This is precisely what’s playing out in California. One of the most liberal legislatures in the country has struggled to pass a campaign finance measure that would merely force disclosure on political advertising, because several labor unions that spend heavily on campaigns oppose it. This has infuriated progressive groups in California and across the nation.

The bill, known as the California DISCLOSE Act, is based on the national DISCLOSE Act that came within one vote of passage back in 2010. It would require all political advertising to prominently display the names of the three largest funders, whether on print, radio, mailer, billboard, Web or television spots. The names would have to be the actual original funders, not some fake front group like “Californians for a Better World” or something. The DISCLOSE Act also require campaign committees to publish a website for voters, listing all funders who donated $10,000 or more.

Sasha Weblin: Blockbuster bank settlements leave consumers hanging

Details of homeowner relief stay opaque while tax deductions and accounting loopholes lower cost to banks

Last week Bank of America reached a settlement with the U.S. Department of Justice to the tune of $16.65 billion for its role in selling faulty mortgages in the financial crisis. Such big-dollar settlements with large banks – including, in the past year, Citigroup and JPMorgan Chase – sound like harsh punishments but in actuality amount only to slaps on the wrist.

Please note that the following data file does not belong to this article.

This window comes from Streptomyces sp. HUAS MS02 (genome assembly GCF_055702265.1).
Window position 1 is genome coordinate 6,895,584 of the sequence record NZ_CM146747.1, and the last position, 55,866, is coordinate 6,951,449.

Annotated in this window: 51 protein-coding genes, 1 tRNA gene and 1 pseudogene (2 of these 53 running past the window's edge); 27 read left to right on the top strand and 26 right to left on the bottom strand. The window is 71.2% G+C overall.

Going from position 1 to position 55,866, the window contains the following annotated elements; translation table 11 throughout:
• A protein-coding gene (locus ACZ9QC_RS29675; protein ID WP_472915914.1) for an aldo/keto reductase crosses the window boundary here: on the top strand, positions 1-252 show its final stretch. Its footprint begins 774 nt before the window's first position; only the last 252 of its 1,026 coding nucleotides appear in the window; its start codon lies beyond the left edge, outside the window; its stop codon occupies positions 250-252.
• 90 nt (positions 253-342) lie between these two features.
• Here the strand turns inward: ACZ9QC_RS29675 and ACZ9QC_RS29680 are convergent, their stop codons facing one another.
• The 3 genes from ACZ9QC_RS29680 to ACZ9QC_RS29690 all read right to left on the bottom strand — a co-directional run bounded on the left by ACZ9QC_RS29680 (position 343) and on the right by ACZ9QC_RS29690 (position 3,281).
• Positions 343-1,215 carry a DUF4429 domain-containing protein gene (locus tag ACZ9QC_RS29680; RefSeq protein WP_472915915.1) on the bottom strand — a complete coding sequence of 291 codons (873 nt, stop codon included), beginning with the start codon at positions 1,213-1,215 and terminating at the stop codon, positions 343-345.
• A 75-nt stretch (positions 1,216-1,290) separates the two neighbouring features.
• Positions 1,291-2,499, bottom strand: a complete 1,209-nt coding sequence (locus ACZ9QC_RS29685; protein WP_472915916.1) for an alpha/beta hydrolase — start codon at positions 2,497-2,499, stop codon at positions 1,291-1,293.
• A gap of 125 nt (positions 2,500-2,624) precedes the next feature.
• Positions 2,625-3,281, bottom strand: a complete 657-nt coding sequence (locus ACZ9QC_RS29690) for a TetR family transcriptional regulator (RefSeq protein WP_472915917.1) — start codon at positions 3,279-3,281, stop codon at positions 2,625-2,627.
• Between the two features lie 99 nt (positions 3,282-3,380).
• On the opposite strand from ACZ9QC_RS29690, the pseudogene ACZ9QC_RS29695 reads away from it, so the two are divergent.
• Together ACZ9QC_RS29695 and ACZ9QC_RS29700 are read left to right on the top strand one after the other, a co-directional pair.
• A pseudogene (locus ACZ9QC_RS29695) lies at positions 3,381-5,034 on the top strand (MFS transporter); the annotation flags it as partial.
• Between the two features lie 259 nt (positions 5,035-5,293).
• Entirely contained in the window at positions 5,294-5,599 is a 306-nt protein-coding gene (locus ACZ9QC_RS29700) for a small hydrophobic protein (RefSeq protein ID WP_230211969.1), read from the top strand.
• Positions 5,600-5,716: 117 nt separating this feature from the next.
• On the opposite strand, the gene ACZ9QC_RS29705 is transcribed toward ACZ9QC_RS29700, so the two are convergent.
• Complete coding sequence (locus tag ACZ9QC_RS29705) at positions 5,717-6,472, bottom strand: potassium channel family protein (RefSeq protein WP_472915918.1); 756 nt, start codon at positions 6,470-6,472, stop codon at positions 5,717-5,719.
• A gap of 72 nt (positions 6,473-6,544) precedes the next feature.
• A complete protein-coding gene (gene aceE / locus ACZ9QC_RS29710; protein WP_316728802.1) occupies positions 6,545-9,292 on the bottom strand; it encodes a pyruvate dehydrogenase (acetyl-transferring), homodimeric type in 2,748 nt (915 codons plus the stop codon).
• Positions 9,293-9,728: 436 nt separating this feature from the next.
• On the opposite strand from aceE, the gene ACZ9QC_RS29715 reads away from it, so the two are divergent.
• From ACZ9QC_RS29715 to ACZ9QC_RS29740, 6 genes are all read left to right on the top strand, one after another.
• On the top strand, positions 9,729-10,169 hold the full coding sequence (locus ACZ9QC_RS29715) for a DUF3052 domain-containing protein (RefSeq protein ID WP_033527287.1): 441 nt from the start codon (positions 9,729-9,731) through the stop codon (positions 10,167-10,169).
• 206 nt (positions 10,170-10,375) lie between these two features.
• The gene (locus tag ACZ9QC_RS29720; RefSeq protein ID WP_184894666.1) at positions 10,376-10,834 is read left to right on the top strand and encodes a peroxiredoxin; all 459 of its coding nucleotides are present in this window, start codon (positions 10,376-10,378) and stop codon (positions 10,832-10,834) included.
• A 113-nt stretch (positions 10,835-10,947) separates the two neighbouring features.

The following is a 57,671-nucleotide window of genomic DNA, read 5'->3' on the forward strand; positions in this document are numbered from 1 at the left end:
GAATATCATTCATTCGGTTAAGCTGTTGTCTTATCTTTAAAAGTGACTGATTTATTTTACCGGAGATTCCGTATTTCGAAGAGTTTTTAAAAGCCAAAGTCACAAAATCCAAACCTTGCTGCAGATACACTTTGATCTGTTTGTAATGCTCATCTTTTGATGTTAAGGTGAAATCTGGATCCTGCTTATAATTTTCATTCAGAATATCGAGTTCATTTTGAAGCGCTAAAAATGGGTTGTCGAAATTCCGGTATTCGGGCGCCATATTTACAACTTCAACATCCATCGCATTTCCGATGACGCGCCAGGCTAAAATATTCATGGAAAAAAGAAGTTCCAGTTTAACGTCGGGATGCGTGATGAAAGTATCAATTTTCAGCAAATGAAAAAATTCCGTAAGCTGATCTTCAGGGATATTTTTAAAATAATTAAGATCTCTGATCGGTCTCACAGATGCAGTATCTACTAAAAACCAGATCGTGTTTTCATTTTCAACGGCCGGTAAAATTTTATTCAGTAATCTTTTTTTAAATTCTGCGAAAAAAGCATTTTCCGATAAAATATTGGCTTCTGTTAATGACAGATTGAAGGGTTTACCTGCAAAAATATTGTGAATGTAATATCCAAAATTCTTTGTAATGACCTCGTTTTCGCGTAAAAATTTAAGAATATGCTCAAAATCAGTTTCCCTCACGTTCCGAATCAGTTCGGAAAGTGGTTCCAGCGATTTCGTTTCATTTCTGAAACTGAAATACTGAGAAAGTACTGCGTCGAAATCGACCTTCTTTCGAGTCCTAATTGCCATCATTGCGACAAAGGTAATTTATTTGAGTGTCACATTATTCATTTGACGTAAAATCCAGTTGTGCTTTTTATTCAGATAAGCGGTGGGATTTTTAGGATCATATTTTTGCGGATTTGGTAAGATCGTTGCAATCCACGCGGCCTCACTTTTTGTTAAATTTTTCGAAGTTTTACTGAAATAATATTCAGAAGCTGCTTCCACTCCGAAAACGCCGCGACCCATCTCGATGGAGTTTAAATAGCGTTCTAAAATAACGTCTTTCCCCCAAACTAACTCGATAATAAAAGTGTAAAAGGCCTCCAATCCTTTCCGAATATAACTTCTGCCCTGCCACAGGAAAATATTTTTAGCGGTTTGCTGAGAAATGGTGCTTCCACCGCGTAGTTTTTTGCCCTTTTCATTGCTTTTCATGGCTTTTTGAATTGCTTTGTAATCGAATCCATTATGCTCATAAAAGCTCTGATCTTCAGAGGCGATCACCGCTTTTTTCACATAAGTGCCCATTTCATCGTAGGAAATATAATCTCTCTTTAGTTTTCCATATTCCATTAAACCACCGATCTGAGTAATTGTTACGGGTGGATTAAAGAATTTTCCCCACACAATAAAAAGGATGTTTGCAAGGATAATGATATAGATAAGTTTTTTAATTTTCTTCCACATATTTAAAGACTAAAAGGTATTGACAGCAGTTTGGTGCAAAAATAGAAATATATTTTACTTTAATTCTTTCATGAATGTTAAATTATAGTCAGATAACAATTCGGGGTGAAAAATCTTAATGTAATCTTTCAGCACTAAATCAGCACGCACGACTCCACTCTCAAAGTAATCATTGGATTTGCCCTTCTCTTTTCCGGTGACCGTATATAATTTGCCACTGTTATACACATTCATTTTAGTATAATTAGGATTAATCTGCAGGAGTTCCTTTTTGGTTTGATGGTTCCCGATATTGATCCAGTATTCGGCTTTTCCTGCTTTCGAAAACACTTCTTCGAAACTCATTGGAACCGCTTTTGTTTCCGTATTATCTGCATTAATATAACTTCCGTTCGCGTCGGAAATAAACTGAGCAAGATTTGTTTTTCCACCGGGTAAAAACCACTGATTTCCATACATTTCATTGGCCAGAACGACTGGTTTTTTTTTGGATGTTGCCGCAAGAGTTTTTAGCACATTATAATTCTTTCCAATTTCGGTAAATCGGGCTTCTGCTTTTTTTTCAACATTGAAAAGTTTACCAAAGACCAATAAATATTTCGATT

For one, those colossal dollar figures are rarely the actual prices the banks will pay. The real costs to these companies is muddled by tax deductions, unclear directives and accounting loopholes. The secretive negotiation process for settlements is also inconsistent with the civil and criminal process the average American faces.

It’s no wonder, then, that the nation has settlement fatigue; the feeling among consumer advocates and the public is that these agreements have negligible impact on the lives of homeowners affected by the financial crisis.

Miles Rapoport: Sen. McConnell Makes the Case

Those of us working on political money issues have a fresh appreciation today for the old saying that politics makes for strange bedfellows. That’s because Sen. Mitch McConnell, long known as a champion of big money in politics, has made a stunningly compelling case for a constitutional amendment that would allow Congress and the states to restore sensible limits on political spending. We appreciate his help and his clarity.

By happy coincidence, the Senate will vote on just such a proposal next month, the Democracy for All Amendment (S.J. Res 19). Senators still undecided about the amendment should study Sen. McConnell’s remarks carefully. [..]

Sen. McConnell called the Democracy for All Amendment radical; it is anything but. In a few sentences, it restores an understanding of the Constitution that was in place for at least a century until recently unraveled by the Roberts court. It affirms that money is not speech and that no one, however wealthy or powerful, has a constitutional right to spend unlimited sums to influence our elections.

Aug 29 2014

TBC: Morning Musing 8.29.14

So I saw this meme on Facebook today that I’m ambivalent about today.

voting

Jump!

Aug 29 2014

On This Day In History August 29